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Recovery Act Helps Fuel Cell Company Stay on Course

January 7, 2010 - 3:41pm


An innovative company in Billerica, Mass., is taking steps to equip a major supermarket chain in the Southwest with high-performance, clean-energy fuel cells for its hundreds-strong forklift fleet. In a recently-started pilot program helped along by money from the Recovery Act, Nuvera Fuel Cells Inc. upgraded 14 forklifts at the South Texas distribution center of H-E-B to test the performance of fuel cells. If H-E-B likes the results, it could deploy additional fuel cells in its forklifts and Nuvera could start hiring new workers into more than 100 green jobs beginning as soon as January 2010.

But first, the technology must prove itself on the warehouse floor.

“They have a certain expectation, and so do we,” says Roberto Cordaro, CEO of Nuvera, about the pilot program.

Cordaro knows his customers want not only a clean-energy product, but also something that will help them increase productivity.

“It needs to make sense from an operational standpoint,” Cordaro says. “It needs to make their fleet operate more effectively than it does today.”

Fuel cells will lower the grocery distributor’s costs by decreasing maintenance times – the batteries in use today take longer to swap out than the time it takes to refuel the cells – cutting materials and labor costs. Just how much cost savings will be realized will be measured in this first deployment. Fuel cells will also reduce the company’s carbon footprint, he adds.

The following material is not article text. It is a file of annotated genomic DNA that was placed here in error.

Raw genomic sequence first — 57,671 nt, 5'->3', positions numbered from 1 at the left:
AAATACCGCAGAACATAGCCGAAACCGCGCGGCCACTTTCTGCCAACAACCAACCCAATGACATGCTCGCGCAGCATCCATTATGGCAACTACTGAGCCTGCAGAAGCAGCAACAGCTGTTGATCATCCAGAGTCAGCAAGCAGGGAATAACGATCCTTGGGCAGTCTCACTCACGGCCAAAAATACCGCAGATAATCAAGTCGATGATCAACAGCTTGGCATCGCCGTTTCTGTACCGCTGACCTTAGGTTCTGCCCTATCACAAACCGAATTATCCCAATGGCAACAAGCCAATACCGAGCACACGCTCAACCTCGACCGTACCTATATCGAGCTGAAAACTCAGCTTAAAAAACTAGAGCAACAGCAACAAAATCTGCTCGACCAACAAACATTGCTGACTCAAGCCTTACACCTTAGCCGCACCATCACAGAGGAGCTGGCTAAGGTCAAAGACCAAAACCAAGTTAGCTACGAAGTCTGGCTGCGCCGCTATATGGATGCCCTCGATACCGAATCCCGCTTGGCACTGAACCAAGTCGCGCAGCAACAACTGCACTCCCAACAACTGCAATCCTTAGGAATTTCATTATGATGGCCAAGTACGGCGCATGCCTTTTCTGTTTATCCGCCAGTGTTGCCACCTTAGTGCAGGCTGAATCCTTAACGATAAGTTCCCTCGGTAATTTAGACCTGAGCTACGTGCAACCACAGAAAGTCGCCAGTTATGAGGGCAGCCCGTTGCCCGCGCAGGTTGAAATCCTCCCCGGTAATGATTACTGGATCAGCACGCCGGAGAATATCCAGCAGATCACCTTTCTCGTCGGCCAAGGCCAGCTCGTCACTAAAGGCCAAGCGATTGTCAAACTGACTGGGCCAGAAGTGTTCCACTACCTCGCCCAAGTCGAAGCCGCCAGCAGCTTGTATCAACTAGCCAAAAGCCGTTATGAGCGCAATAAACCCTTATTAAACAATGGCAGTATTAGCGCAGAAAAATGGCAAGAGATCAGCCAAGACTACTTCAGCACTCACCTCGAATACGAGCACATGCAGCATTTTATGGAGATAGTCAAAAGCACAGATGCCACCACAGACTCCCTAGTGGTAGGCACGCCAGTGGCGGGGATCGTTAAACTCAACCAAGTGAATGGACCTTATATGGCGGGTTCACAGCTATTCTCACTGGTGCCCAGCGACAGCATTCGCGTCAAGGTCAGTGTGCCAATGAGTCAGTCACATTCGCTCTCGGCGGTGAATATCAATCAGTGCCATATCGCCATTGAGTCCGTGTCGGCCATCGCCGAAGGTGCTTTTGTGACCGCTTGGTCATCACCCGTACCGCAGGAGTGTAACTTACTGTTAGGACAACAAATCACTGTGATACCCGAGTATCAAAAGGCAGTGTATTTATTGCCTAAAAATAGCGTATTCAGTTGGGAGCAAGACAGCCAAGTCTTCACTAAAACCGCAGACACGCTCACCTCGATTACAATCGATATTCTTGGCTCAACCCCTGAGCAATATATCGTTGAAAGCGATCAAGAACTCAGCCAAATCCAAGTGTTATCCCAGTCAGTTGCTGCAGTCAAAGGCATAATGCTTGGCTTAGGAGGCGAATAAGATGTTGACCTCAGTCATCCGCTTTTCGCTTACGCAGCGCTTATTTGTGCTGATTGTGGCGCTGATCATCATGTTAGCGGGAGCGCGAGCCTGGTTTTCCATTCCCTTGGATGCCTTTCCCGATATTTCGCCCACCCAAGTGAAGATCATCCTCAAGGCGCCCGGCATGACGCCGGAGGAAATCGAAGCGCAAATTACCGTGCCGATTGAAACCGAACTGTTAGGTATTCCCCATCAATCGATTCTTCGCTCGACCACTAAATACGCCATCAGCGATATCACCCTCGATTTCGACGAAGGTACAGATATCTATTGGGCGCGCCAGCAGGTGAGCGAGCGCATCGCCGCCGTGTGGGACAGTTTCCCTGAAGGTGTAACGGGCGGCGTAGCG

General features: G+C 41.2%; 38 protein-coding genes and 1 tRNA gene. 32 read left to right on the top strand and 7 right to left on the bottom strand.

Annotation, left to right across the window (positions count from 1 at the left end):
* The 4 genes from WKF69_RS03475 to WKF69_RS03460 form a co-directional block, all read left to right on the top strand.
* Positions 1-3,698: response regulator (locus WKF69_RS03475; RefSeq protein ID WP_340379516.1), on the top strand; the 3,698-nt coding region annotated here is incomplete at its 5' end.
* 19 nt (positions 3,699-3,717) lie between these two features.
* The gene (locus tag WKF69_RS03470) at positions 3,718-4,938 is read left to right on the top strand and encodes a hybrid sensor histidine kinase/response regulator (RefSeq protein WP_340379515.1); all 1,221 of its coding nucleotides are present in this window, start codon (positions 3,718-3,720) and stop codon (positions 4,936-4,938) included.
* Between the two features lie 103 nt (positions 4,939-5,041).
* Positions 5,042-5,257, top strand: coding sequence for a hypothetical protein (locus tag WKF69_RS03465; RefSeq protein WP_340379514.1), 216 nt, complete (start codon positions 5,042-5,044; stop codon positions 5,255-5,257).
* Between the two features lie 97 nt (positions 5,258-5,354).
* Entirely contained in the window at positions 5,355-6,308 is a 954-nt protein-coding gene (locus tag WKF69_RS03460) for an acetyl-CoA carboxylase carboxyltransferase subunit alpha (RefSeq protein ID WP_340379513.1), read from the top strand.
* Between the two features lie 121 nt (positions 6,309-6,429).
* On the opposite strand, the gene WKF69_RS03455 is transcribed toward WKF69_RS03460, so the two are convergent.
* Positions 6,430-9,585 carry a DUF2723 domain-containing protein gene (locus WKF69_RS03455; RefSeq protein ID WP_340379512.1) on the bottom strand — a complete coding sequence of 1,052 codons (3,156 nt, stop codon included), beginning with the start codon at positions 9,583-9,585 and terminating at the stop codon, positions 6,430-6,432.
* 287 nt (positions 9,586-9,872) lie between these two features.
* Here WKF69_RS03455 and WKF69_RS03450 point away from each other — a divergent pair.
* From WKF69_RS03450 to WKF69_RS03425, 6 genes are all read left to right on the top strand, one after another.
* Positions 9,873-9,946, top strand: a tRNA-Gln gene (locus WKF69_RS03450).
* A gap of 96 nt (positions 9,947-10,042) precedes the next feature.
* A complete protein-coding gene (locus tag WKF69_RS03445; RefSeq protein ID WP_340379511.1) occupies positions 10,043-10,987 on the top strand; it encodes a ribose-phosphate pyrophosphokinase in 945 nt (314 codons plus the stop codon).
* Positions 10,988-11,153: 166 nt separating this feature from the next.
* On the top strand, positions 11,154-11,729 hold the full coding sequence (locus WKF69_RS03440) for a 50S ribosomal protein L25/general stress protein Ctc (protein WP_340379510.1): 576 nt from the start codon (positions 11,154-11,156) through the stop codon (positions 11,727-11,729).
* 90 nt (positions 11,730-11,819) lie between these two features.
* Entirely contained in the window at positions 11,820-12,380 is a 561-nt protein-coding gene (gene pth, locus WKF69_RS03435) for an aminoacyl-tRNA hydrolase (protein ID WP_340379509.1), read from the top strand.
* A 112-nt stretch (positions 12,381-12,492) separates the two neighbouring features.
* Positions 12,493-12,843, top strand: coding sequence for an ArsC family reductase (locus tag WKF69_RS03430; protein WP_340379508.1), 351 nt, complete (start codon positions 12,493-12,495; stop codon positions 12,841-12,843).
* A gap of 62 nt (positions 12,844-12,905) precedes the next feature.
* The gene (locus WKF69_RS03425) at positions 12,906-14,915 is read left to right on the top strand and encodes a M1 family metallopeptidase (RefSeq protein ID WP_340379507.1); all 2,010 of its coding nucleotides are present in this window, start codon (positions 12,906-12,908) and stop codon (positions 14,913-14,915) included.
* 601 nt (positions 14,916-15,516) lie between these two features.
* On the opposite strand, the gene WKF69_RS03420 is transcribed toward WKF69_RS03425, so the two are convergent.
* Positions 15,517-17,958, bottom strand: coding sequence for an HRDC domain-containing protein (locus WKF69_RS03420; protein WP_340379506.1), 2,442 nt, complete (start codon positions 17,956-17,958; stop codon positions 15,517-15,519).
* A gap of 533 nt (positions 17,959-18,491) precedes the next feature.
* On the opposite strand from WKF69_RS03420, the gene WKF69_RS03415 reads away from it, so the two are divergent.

Forklifts powered by fuel cells should not experience any voltage drops over the duration of a shift, offering a performance increase over batteries that could reap big rewards for H-E-B. The demonstration effort has been aided by a $1.1 million award to Nuvera from the U.S. Department of Energy.

When Cordaro took the helm of Nuvera in 2002, he set the company on a course that would push the envelope of fuel cell technology and build an economical, clean-energy power source for use in industrial equipment. After spending 21 years in the automotive industry at Cummins Inc., a major diesel engine manufacturer, Cordaro brought the know-how and drive the company would need to build an ultra-clean power source.

“The challenge and opportunity of building a business around clean-energy power plants were very important factors in my decision to engage with Nuvera,” Cordaro says.


San Antonio-based H-E-B is a privately held grocery store chain with more than 300 stores and 57,000 employees in Texas and northern Mexico.

In April, the U.S. Department of Energy awarded Nuvera with up to $1.1 million under the Recovery Act, which helped it maintain its fuel cell demonstration efforts.